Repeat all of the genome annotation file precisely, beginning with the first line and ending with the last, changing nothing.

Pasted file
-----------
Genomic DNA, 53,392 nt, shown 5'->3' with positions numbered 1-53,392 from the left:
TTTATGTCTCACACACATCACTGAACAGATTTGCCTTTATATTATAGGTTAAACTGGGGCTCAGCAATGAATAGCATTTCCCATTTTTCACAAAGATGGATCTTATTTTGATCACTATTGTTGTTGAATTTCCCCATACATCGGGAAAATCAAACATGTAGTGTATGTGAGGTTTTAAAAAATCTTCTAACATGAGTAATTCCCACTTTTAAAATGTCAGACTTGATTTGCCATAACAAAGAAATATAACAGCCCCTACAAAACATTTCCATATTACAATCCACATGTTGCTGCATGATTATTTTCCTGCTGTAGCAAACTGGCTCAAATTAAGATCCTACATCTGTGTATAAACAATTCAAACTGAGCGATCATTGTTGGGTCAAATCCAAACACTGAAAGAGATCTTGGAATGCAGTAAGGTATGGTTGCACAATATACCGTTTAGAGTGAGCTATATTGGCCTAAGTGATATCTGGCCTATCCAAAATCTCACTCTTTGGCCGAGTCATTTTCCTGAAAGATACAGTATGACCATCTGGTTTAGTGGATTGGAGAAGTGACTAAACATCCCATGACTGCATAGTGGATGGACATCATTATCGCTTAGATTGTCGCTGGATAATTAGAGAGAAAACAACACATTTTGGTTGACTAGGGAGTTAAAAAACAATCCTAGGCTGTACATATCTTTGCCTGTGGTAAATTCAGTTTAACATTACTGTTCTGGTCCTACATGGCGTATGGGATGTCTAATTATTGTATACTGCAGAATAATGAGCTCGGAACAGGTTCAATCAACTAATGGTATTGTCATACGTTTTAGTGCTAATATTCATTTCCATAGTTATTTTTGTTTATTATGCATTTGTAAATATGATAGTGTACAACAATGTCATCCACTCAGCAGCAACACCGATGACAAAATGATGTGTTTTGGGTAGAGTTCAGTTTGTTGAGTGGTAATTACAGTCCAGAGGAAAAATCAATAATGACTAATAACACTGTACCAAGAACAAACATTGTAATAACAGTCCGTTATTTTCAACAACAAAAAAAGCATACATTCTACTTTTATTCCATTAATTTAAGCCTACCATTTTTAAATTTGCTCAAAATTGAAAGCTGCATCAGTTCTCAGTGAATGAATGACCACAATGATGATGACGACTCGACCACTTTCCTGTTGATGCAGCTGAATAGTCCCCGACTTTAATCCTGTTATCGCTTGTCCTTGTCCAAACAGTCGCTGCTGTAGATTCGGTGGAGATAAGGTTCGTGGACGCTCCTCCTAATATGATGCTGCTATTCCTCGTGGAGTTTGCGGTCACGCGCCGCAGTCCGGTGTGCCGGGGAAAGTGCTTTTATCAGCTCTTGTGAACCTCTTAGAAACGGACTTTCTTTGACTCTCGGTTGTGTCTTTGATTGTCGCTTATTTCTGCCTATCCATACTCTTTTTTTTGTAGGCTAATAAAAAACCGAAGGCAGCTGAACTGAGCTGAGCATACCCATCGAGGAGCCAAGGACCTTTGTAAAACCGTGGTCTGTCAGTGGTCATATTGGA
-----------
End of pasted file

Genomic DNA, 53,392 nt, shown 5'->3' with positions numbered 1-53,392 from the left:
TTTATGTCTCACACACATCACTGAACAGATTTGCCTTTATATTATAGGTTAAACTGGGGCTCAGCAATGAATAGCATTTCCCATTTTTCACAAAGATGGATCTTATTTTGATCACTATTGTTGTTGAATTTCCCCATACATCGGGAAAATCAAACATGTAGTGTATGTGAGGTTTTAAAAAATCTTCTAACATGAGTAATTCCCACTTTTAAAATGTCAGACTTGATTTGCCATAACAAAGAAATATAACAGCCCCTACAAAACATTTCCATATTACAATCCACATGTTGCTGCATGATTATTTTCCTGCTGTAGCAAACTGGCTCAAATTAAGATCCTACATCTGTGTATAAACAATTCAAACTGAGCGATCATTGTTGGGTCAAATCCAAACACTGAAAGAGATCTTGGAATGCAGTAAGGTATGGTTGCACAATATACCGTTTAGAGTGAGCTATATTGGCCTAAGTGATATCTGGCCTATCCAAAATCTCACTCTTTGGCCGAGTCATTTTCCTGAAAGATACAGTATGACCATCTGGTTTAGTGGATTGGAGAAGTGACTAAACATCCCATGACTGCATAGTGGATGGACATCATTATCGCTTAGATTGTCGCTGGATAATTAGAGAGAAAACAACACATTTTGGTTGACTAGGGAGTTAAAAAACAATCCTAGGCTGTACATATCTTTGCCTGTGGTAAATTCAGTTTAACATTACTGTTCTGGTCCTACATGGCGTATGGGATGTCTAATTATTGTATACTGCAGAATAATGAGCTCGGAACAGGTTCAATCAACTAATGGTATTGTCATACGTTTTAGTGCTAATATTCATTTCCATAGTTATTTTTGTTTATTATGCATTTGTAAATATGATAGTGTACAACAATGTCATCCACTCAGCAGCAACACCGATGACAAAATGATGTGTTTTGGGTAGAGTTCAGTTTGTTGAGTGGTAATTACAGTCCAGAGGAAAAATCAATAATGACTAATAACACTGTACCAAGAACAAACATTGTAATAACAGTCCGTTATTTTCAACAACAAAAAAAGCATACATTCTACTTTTATTCCATTAATTTAAGCCTACCATTTTTAAATTTGCTCAAAATTGAAAGCTGCATCAGTTCTCAGTGAATGAATGACCACAATGATGATGACGACTCGACCACTTTCCTGTTGATGCAGCTGAATAGTCCCCGACTTTAATCCTGTTATCGCTTGTCCTTGTCCAAACAGTCGCTGCTGTAGATTCGGTGGAGATAAGGTTCGTGGACGCTCCTCCTAATATGATGCTGCTATTCCTCGTGGAGTTTGCGGTCACGCGCCGCAGTCCGGTGTGCCGGGGAAAGTGCTTTTATCAGCTCTTGTGAACCTCTTAGAAACGGACTTTCTTTGACTCTCGGTTGTGTCTTTGATTGTCGCTTATTTCTGCCTATCCATACTCTTTTTTTTGTAGGCTAATAAAAAACCGAAGGCAGCTGAACTGAGCTGAGCATACCCATCGAGGAGCCAAGGACCTTTGTAAAACCGTGGTCTGTCAGTGGTCATATTGGA